The AI model is able to predict energy consumption based on traffic and rail data.
A team of researchers from Zurich University of Applied Sciences have developed an AI model that uses data from road and rail traffic, which it claims can be used in tandem to predictive models to provide a more accurate prediction.
Finding more accurate methods to predict energy consumption has been quite a fruitless activity for suppliers and grid managers over the past few decades, as most power grids still rely on predictive models that mostly reference consumption history and weather forecasts.
Road and rail traffic data correlates closely with activities, and through this grid managers to get a better overview of which areas of a city or town need power and which ones require less. In tests, combining the AI model with traditional consumption prediction models led to accurate predictions in energy consumption two to six hours before they occurred.
A real-time model is also more capable of providing accuracy in times of crisis, such as after a natural disaster or if another pandemic happens. If there’s a shift in behavior, traffic and rail data will quickly be able to recognize it and divert energy to different areas of a city.
“As the number of electric vehicles grows, the link between traffic and electricity demand will become closer. That means traffic data is likely to become even more important in predicting electricity consumption.” said Aksornchan Chaianong, study leader and research associate at Zurich University of Applied Sciences’ Center for Energy and the Environment.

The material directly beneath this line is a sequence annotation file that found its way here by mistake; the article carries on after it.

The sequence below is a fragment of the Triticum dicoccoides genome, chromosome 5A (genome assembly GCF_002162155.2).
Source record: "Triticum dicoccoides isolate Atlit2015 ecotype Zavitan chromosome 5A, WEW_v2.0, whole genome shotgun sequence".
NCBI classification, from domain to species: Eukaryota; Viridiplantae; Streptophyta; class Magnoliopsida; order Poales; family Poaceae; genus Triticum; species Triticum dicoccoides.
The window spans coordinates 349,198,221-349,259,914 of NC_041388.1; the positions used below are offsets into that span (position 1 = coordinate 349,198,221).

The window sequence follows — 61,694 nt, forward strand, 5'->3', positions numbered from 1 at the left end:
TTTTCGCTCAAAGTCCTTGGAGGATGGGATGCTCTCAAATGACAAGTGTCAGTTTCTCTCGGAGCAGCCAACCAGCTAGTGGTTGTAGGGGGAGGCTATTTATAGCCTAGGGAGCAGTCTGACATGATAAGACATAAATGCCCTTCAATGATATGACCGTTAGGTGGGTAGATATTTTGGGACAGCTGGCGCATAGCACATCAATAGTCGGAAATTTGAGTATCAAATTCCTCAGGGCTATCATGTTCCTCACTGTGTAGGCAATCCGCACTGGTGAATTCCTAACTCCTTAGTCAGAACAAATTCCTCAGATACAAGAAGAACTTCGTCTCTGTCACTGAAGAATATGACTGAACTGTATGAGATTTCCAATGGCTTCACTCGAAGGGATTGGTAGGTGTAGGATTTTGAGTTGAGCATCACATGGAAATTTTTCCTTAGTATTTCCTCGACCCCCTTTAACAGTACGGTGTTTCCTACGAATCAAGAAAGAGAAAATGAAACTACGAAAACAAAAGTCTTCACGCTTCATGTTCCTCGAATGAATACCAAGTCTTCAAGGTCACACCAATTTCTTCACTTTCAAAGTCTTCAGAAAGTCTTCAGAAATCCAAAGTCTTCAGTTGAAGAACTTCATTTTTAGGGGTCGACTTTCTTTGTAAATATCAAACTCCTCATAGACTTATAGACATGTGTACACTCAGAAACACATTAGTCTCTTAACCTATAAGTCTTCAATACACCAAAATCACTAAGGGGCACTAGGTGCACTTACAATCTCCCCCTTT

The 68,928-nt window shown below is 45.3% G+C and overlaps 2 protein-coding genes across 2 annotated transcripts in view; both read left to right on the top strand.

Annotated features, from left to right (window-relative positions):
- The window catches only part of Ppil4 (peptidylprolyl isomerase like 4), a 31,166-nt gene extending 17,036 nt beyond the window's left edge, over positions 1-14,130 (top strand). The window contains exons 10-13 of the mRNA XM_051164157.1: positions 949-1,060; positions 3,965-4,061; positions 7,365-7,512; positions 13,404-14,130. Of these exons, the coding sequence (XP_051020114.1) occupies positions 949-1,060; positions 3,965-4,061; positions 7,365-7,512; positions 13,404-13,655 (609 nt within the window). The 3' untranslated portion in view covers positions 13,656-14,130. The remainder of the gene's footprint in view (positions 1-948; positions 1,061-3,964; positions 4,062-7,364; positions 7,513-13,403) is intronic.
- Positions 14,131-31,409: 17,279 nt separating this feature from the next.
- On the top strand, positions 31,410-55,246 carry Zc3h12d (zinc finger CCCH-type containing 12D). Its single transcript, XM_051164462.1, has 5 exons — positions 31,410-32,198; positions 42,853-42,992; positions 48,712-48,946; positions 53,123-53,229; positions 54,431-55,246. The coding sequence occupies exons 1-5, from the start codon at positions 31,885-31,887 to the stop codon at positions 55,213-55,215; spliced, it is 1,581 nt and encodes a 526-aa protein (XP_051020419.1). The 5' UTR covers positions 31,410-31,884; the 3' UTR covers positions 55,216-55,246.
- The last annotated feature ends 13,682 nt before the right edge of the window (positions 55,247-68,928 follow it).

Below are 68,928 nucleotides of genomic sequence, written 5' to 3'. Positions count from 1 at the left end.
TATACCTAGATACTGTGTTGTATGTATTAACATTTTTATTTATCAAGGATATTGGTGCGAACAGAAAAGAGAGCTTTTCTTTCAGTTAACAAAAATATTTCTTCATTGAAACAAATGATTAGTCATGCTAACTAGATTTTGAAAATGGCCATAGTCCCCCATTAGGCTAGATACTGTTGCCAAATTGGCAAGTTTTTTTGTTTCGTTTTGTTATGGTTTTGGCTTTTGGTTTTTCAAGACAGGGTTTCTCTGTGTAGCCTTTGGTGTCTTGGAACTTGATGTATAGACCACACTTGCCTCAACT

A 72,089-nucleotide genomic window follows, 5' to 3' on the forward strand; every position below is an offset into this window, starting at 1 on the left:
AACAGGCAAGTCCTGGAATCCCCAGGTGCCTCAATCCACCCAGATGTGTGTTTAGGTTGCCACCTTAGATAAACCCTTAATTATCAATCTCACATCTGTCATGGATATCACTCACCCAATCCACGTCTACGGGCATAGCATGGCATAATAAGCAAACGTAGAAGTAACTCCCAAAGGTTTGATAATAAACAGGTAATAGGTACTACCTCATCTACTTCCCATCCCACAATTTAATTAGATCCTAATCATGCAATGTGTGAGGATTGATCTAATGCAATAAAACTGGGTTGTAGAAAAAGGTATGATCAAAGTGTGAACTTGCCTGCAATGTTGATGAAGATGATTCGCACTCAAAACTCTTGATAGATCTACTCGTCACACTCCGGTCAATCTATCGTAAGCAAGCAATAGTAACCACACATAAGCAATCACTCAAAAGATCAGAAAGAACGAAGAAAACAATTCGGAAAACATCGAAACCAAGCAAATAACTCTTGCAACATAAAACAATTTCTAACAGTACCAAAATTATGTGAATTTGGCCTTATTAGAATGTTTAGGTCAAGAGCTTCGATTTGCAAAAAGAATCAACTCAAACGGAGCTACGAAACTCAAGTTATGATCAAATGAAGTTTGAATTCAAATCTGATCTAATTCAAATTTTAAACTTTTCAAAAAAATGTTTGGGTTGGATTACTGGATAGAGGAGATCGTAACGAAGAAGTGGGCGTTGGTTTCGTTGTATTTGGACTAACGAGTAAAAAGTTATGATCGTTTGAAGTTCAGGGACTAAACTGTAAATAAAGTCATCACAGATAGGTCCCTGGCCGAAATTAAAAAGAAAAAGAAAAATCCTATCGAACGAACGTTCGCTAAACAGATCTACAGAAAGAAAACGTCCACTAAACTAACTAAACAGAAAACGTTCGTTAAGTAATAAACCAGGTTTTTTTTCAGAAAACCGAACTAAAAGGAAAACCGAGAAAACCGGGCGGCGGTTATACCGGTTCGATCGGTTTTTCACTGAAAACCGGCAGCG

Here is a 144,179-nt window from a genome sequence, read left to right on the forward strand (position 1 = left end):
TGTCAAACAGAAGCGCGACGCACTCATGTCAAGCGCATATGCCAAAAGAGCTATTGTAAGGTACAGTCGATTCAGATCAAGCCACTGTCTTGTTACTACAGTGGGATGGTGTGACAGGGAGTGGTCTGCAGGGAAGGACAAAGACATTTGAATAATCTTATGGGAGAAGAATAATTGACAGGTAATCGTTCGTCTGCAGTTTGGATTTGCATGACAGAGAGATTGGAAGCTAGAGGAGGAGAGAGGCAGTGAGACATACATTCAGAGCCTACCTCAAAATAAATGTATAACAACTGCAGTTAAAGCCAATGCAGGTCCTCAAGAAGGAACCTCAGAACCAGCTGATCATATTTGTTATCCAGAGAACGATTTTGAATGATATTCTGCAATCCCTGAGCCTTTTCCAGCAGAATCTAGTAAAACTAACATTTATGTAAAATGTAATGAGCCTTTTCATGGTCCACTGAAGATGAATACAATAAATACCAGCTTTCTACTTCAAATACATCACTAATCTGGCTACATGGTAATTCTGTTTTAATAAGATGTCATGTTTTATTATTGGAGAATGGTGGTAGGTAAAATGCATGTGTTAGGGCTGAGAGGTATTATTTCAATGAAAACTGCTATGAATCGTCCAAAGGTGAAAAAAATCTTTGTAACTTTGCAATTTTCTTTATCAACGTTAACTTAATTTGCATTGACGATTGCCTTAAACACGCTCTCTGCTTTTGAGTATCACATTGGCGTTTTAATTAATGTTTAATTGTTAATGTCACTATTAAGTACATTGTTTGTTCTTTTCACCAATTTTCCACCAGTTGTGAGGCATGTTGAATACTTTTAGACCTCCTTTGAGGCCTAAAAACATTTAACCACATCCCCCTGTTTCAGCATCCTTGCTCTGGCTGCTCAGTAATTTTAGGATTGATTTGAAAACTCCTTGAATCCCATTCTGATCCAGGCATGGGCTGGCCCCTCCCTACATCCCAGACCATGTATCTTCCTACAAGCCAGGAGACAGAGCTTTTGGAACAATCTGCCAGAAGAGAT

With fluctuations in energy supply becoming more readily apparent due to a larger influx of wind and solar into national grids, having the most accurate predictions in consumption is critical for grid operators to avoid brownout or blackouts. Add to this the growing needs for energy, and the prediction models of the past may become incapable of maintaining high levels of accuracy.
In follow-up tests to ascertain if the AI model could supplement traditional models, researchers found that it only leads to marginal increases in accuracy. For now, it looks like the AI could be embedded into other models, to provide more accuracy.